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by the NFCC


On-site machinery

Hazard Knowledge

Some industries use the word 'plant' to indicate specialist equipment, machinery or industrial premises. For the purposes of this guidance, the word 'plant' has purposely been avoided and is referred to as 'on-site machinery', 'on-site vehicles', 'sites' or 'facilities'.

Types of on-site machinery include:

  • Generic
  • Commercial and business
  • Places of assembly and entertainment
  • Medical facilities
    • Motorised wheelchairs
    • Motorised trolleys
    • Static or movable medical equipment
    • Beds that use electric motors to manoeuvre patients
  • Agriculture
    • Machinery for feeding livestock
    • Automated (robotic) milking systems
  • Waste sites
    • Compactors
    • Shredders
  • Construction sites
    • Small equipment, such as handheld tools up to large-scale machinery

Machinery can present many types of hazards including:

  • Drawing in
  • Entanglement
  • Friction and abrasion
  • Cutting or shearing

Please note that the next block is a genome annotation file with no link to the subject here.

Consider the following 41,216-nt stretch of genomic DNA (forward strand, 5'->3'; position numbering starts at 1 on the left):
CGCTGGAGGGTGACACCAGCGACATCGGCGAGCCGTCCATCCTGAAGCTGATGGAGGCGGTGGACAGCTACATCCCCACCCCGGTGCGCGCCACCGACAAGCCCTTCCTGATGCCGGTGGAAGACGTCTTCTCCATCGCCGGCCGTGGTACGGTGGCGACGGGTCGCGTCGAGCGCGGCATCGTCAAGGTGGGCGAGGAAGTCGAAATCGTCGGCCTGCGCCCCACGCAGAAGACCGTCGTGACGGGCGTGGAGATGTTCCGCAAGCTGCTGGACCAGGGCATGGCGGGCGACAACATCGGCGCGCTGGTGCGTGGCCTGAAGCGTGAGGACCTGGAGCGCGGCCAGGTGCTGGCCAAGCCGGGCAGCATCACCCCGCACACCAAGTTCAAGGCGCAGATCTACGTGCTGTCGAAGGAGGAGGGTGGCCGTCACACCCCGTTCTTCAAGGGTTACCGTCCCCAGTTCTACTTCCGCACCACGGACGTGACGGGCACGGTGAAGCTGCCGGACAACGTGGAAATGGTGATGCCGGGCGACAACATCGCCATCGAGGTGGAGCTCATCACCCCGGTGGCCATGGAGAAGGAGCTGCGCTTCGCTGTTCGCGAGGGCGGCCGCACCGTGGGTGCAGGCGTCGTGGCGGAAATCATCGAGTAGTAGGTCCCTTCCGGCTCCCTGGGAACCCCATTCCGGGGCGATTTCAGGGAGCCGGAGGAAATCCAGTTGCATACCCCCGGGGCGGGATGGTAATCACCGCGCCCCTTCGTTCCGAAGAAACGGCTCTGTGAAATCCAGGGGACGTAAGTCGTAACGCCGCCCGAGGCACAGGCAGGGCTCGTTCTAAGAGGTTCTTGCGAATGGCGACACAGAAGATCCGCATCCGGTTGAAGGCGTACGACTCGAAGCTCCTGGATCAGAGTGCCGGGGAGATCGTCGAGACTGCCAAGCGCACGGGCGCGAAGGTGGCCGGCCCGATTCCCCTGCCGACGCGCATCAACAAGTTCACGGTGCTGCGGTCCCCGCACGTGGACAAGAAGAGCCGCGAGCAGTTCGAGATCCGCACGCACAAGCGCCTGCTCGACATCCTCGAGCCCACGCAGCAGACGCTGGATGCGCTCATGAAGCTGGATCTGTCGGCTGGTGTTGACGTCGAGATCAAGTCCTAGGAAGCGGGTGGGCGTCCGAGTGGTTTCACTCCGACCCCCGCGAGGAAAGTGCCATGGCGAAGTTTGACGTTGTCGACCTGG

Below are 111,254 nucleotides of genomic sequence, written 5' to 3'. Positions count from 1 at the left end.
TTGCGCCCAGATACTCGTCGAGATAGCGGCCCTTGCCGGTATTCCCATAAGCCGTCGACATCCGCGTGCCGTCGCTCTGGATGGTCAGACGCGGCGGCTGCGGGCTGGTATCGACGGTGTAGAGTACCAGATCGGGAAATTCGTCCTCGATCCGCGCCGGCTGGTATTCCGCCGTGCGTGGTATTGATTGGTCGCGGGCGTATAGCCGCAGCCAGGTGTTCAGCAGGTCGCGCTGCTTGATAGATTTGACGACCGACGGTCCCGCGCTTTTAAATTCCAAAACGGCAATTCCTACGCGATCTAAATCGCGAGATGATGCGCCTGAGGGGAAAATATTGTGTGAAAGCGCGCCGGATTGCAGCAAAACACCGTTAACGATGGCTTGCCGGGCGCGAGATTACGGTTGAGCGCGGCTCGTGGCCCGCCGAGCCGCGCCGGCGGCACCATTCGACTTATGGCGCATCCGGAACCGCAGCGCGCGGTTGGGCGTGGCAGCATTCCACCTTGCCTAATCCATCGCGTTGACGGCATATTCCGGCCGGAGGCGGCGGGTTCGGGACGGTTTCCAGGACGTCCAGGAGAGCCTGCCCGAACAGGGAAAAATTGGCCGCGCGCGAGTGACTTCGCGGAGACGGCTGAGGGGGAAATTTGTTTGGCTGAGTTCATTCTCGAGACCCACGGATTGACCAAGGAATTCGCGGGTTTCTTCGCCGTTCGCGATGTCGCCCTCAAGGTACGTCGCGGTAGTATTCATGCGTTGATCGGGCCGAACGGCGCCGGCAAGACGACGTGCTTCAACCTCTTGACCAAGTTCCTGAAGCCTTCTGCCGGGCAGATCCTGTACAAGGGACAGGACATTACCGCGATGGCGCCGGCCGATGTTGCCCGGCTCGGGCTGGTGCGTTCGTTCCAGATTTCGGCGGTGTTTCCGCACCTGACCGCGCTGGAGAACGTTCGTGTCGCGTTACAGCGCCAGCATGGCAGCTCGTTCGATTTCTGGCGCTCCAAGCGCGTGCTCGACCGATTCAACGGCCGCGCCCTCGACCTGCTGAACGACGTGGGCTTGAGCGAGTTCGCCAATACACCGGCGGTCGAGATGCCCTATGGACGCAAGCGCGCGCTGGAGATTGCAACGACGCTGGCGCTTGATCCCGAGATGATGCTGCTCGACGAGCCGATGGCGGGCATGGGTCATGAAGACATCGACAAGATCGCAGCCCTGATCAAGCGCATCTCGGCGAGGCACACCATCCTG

• Stabbing or puncturing
  • Impact or crush injuries
  • Hazardous substances and emissions
  • Noise and vibration
  • Pressure or vacuum
  • Extreme temperatures
  • Electrocution
  • Damage to eyes by intense ultraviolet light from welding equipment
  • Damage to skin from ultraviolet (UV) radiation present in welding equipment 
  • Epidermal injection (hydraulic fluid)

Some machinery is highly automated and may be operated by remote control systems. Machinery may be time controlled and could start up automatically. Similarly, the robotic system may be in an inert phase, but reactivate on a timed or activity-triggered basis.

Machinery may be old or poorly maintained, resulting in the absence of safety equipment; this may increase the risk of entrapment or injury. Machinery may present hazards if not correctly secured, controlled, earthed or isolated. Some machinery, for example, the jibs of cranes, may be purposefully unsecured to prevent damage to them in high winds. 

Machinery may contain moving parts, such as exposed shafts or fan bearings. Some types of machinery have machine guards to offer some protection from moving parts. Safety devices may have been removed or compromised prior to the arrival of personnel.

Machine guards should not be removed until power to the machine has been isolated and confirmed. Where safety devices, such as brakes and interlocks have activated, they should not be overridden before the effect of doing so has been carefully considered. Releasing such devices could result in the uncontrolled movement of machinery.

If a machine is stopped suddenly, for example by a blockage, there may be residual stored energy within the system. When the blockage is removed, the energy released can cause the machinery to move.

On-site machinery may be located in confined or restricted areas, making access and egress difficult and potentially arduous.